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Monday’s game between the Cubs and Giants was scoreless when Javier Baez stepped to the plate with a runner on in the second inning.
The Cubs shortstop then hit a shot to the right-center gap at San Francisco’s AT&T Park and kept running.
The ball hit the wall near the 421-foot sign and then caromed out of the sharp corner of the wall and away from Giants right fielder Carlos Moncrief. By the time Moncrief got to the ball, Baez was rounding third and slid past the tag of catcher Buster Posey with a head-first dive.
It was the first career inside-the-park home run for Baez, who now has 16 homers on the season. It was also the first inside-the-parker by a Cubs player since Anthony Rizzo hit one on June 29, 2016 in Cincinnati.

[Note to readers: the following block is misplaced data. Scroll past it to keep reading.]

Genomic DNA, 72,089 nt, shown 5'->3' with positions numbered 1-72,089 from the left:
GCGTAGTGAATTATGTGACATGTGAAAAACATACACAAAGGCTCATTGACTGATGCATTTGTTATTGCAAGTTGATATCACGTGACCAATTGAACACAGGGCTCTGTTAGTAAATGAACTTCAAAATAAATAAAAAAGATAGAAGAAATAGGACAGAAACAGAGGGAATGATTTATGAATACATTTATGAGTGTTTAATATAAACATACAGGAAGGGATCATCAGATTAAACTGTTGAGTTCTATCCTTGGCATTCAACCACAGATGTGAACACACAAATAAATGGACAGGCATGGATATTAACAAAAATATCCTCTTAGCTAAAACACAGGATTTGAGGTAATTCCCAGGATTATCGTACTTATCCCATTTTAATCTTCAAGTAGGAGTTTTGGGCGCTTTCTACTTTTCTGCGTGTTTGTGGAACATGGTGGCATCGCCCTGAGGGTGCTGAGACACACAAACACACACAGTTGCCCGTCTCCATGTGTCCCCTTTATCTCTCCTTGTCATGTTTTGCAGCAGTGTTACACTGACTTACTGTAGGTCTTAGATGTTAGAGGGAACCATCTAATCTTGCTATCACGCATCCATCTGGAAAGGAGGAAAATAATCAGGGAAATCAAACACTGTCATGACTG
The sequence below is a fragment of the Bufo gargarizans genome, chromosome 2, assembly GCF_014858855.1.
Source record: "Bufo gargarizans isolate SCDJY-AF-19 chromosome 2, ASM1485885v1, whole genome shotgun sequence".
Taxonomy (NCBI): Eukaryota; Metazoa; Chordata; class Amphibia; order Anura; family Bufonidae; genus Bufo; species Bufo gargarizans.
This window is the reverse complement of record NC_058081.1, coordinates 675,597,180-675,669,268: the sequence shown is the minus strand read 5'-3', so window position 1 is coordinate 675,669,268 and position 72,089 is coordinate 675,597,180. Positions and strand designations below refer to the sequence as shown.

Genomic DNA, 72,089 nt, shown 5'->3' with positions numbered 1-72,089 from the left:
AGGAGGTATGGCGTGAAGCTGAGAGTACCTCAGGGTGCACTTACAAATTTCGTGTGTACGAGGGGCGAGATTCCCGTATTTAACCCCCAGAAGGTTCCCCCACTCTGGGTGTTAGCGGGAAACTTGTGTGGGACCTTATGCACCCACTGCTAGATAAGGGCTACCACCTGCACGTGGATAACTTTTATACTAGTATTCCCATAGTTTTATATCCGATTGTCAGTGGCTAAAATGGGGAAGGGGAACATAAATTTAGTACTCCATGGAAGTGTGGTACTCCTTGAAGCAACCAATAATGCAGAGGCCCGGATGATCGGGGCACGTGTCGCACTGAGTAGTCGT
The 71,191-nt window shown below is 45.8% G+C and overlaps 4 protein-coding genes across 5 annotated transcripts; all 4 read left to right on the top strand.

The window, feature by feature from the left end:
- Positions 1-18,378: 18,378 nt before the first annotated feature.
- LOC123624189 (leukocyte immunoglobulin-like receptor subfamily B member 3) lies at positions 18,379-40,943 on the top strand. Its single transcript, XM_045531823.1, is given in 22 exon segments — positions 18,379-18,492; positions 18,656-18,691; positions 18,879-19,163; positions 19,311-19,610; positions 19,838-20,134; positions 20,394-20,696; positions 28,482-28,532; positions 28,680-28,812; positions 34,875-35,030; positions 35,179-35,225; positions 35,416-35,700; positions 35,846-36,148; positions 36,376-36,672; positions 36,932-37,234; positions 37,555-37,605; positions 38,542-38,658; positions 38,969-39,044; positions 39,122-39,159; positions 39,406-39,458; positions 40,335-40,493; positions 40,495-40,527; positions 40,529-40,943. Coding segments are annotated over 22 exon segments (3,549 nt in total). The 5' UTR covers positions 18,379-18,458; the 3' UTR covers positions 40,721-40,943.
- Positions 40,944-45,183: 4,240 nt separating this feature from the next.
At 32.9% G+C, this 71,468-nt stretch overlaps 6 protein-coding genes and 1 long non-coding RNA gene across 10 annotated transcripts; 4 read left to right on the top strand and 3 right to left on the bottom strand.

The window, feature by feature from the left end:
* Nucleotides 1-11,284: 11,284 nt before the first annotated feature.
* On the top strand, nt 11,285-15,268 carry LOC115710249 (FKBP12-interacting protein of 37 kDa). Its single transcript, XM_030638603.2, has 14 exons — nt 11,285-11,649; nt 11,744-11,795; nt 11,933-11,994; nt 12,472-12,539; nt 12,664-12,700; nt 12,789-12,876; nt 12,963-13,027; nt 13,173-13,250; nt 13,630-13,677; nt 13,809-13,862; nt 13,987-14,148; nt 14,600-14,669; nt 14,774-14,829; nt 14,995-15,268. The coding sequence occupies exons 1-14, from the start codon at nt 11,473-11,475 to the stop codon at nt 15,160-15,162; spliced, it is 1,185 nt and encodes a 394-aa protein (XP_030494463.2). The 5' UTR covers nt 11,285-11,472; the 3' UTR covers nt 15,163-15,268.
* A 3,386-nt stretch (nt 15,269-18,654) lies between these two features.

Baez’s shot was the 10th inside-the-park home run at AT&T Park, and fourth by a non-Giants player as the Cubs held a 5-0 lead in the fifth inning.
Elite Kids Timmy Jernigan Jersey Anyway, back to the balance thing. If the Tigers offer to pay for $40 million of the roughly $66 million Verlander is owed from now through the end of 2019, they would likely be offered a very nice package of prospects. It’s highly doubtful they’d throw that much cash out there, though.
If Detroit offers to pay only $20 million of the roughly $66 million he’s guaranteed, the prospect return drops a couple notches. And if Detroit offers to pay next to nothing? It would get a paltry return, and basically dumping a franchise hero to save salary wouldn’t sit well with a long-frustrated fan base. The Tigers can’t allow that to happen.
One more thing that’s worth noting: Because Verlander is owed so much money, the July 31 non-waiver trade deadline doesn’t mean much for him and Detroit. He would sail through waivers, which would give the Tigers the opportunity to trade him through August 31 (the deadline for players to be eligible for the postseason with their new team). And they could wait until the offseason to make a move, too.